The salespeople will transmit their concerns about the issues when dealing with prospects and their concerns about revenue growth.
And the production and supply chain guys will provide valuable feedback about the predictability of demand.
Monthly meetings of the senior management team are not helpful to get this feedback. Marketers must schedule one-on-one meetings with other C-Suite executives and discuss these topics.
Finally, the last challenge for marketers is to learn how to successfully sell their marketing plans.
Do you want to get the support of the CEO? Then, you should convince him first. A good presentation of your plan not only may help you to succeed with your proposal but also be acknowledged by your peers.
–Follow a problem-solution narrative
Take time to introduce the problem you have identified and spend time describing the pain points, the context and the potential threat for the company’s growth.
Try to create a sense of urgency, it will make your audience eager for the solution.
–Make data storytelling part of the process
“What gets measured gets managed.”
A/B testing, surveys, focus groups, and test markets can confirm or refute hypotheses to reasonable levels of confidence.
Turn the data into meaningful customer insights and offer guidance where investments in products, services, and customer engagement can be advantageous.
–Show them the money!
Your plan needs to include how much it will cost and how much money the company will save and earn after implementing the plan.
The ROI is your CEO’s favorite topic. Show him the spending is aligned with business strategies and have a set of KPIs to demonstrate impact on financial outcomes.
Define the timeline, the resources, budget and the departments needed to achieve your goal. It will help to demonstrate rigor in managing the marketing budget.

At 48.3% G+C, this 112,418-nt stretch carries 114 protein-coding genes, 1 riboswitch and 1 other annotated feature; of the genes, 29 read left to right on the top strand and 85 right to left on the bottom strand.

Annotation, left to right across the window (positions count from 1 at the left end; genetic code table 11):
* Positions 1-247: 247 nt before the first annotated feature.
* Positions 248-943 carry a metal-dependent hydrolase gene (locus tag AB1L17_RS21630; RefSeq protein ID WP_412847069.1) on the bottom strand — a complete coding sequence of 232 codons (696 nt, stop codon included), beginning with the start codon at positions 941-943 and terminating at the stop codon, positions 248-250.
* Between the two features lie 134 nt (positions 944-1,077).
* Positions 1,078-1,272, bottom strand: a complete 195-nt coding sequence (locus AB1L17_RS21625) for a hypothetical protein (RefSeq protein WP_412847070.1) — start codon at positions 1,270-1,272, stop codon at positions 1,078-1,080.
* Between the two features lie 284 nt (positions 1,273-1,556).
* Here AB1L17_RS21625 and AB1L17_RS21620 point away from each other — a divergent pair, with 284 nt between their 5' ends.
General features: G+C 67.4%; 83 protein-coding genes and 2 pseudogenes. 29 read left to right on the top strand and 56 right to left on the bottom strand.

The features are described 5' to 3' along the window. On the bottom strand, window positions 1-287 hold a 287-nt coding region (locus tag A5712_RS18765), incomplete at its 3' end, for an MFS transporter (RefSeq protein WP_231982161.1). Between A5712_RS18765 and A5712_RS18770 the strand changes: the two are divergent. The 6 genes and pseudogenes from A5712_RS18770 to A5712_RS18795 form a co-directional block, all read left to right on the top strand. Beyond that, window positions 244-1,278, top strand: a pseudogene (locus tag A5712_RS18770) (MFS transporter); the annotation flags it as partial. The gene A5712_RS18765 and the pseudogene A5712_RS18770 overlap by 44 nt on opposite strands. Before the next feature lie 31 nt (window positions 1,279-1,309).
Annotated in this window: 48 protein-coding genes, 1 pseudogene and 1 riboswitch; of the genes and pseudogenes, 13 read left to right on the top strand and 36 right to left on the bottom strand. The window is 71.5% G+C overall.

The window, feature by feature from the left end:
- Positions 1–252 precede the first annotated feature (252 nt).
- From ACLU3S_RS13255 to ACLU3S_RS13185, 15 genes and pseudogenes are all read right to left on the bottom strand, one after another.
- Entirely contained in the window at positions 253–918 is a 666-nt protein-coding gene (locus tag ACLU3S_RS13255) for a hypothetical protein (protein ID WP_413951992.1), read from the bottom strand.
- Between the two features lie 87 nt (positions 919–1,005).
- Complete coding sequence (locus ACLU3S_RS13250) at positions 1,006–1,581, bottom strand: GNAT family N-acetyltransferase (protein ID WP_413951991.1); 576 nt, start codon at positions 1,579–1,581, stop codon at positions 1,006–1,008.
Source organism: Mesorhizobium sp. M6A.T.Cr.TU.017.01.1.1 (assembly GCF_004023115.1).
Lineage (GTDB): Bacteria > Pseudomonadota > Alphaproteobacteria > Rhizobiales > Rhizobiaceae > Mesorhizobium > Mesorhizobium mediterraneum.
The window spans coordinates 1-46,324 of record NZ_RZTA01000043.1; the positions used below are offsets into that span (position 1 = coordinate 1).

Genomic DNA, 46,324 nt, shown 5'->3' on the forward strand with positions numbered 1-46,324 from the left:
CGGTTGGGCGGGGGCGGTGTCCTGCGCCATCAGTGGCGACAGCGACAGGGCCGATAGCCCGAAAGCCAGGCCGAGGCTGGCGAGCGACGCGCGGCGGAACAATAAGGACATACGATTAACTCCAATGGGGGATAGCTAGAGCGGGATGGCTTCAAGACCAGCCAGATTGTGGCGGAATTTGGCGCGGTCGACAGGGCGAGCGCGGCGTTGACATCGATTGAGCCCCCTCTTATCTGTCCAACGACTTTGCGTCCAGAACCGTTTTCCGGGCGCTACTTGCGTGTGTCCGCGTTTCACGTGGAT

–Prepare in advance tricky questions
You will feel more confident and your plan will be more reliable.
In case, they ask you something you don’t know, just admit it and provide the answer after you look into it.
Encourage people to ask questions and if they don’t, ask them. As a thumb rule, if people don’t ask questions, it means they are not interested in your proposal.
The more questions you receive, the better your plan. This feedback will help you to improve the proposal and you may consider to include their suggestions.
I hope this article will help you to maintain the proximity with the CEO and the C-suite executives, convince them to trust in marketing and earn their support.
Once you get this alignment, you will step into the path for growth.
Have you got any different opinion? Please, share it with us.
Do you want to know more about this topic? Check the following articles:
POST WRITTEN BY
A Madrid Polytechnic University International MBA has worked as global marketing director in B2B and B2C international leading companies implementing global marketing and communication strategies to ensure business objectives and to optimize brands reputation and visibility on a global level.